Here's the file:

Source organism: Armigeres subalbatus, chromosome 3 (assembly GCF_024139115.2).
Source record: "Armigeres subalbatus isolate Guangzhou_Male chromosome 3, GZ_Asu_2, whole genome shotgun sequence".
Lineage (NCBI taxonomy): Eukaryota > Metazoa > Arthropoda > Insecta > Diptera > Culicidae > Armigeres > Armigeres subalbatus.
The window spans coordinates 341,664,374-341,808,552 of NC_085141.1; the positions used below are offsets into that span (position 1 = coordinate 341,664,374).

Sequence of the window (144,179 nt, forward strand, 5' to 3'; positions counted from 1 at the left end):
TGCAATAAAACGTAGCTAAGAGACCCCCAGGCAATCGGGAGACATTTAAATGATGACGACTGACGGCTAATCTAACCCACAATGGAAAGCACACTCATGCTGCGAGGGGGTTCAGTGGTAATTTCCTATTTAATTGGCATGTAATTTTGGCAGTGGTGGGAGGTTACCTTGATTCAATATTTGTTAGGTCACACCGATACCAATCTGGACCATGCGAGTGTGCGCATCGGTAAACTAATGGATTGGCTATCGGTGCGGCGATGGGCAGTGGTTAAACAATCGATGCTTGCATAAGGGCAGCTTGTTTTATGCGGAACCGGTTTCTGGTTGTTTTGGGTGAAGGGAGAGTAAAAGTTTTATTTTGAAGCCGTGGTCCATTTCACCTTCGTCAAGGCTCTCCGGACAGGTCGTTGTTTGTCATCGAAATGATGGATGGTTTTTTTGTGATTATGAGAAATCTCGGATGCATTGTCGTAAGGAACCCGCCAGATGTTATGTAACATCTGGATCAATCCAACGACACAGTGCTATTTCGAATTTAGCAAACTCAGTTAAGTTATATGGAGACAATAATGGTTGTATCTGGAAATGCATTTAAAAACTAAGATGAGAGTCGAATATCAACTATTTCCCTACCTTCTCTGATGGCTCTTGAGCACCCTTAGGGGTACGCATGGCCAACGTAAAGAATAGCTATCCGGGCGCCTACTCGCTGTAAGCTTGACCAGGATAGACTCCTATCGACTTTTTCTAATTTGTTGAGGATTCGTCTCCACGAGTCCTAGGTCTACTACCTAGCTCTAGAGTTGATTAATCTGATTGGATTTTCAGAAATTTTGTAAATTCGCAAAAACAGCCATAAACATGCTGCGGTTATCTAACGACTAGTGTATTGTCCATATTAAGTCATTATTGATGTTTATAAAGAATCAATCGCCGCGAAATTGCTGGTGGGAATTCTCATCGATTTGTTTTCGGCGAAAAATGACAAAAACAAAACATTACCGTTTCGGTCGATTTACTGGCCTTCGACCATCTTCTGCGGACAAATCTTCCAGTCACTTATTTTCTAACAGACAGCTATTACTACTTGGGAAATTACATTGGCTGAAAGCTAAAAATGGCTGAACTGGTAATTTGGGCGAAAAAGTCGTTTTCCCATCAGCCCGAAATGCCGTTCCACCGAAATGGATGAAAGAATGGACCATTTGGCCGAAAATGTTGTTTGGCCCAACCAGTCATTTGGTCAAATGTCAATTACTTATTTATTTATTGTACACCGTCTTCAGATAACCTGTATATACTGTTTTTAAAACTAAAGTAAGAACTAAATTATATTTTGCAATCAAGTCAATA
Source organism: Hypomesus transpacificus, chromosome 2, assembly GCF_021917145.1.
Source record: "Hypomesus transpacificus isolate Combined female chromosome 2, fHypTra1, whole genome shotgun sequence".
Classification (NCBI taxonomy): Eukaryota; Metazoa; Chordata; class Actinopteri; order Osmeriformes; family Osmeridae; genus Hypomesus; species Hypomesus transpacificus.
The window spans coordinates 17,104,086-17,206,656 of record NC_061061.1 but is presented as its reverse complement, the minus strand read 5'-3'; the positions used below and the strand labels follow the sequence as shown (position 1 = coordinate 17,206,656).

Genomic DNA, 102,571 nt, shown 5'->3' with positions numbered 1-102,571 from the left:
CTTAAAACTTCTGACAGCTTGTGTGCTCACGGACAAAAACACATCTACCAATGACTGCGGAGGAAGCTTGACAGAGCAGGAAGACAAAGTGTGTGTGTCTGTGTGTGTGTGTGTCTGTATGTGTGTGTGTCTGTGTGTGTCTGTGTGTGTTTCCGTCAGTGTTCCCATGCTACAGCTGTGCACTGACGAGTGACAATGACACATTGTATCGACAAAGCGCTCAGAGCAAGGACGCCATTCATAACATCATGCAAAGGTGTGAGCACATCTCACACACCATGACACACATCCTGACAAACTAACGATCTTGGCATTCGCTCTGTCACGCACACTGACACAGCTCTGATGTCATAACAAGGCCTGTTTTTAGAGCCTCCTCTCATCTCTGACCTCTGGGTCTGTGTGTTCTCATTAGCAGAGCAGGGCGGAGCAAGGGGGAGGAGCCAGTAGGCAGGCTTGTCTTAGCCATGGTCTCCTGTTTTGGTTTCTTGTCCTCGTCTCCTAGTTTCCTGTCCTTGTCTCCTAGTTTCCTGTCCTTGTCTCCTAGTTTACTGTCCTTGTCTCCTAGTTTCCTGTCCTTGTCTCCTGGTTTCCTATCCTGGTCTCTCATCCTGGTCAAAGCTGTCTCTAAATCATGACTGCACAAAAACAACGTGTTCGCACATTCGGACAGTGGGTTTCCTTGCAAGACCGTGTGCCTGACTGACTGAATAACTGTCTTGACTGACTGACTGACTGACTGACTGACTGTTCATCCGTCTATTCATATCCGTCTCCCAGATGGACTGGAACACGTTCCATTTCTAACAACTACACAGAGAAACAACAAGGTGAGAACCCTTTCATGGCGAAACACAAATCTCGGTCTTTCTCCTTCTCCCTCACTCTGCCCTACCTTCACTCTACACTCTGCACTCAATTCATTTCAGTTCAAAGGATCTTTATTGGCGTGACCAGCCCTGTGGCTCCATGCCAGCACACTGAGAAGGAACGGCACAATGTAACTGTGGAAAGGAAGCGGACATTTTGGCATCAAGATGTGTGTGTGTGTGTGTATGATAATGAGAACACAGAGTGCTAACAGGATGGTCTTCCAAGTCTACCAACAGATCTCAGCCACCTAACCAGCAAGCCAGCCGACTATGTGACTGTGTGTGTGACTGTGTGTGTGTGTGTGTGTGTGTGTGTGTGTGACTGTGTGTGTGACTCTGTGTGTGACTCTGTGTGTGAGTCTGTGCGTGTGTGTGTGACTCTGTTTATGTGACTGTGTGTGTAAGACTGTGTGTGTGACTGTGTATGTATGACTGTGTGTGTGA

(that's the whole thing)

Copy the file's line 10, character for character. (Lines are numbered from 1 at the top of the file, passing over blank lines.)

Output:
The window spans coordinates 17,104,086-17,206,656 of record NC_061061.1 but is presented as its reverse complement, the minus strand read 5'-3'; the positions used below and the strand labels follow the sequence as shown (position 1 = coordinate 17,206,656).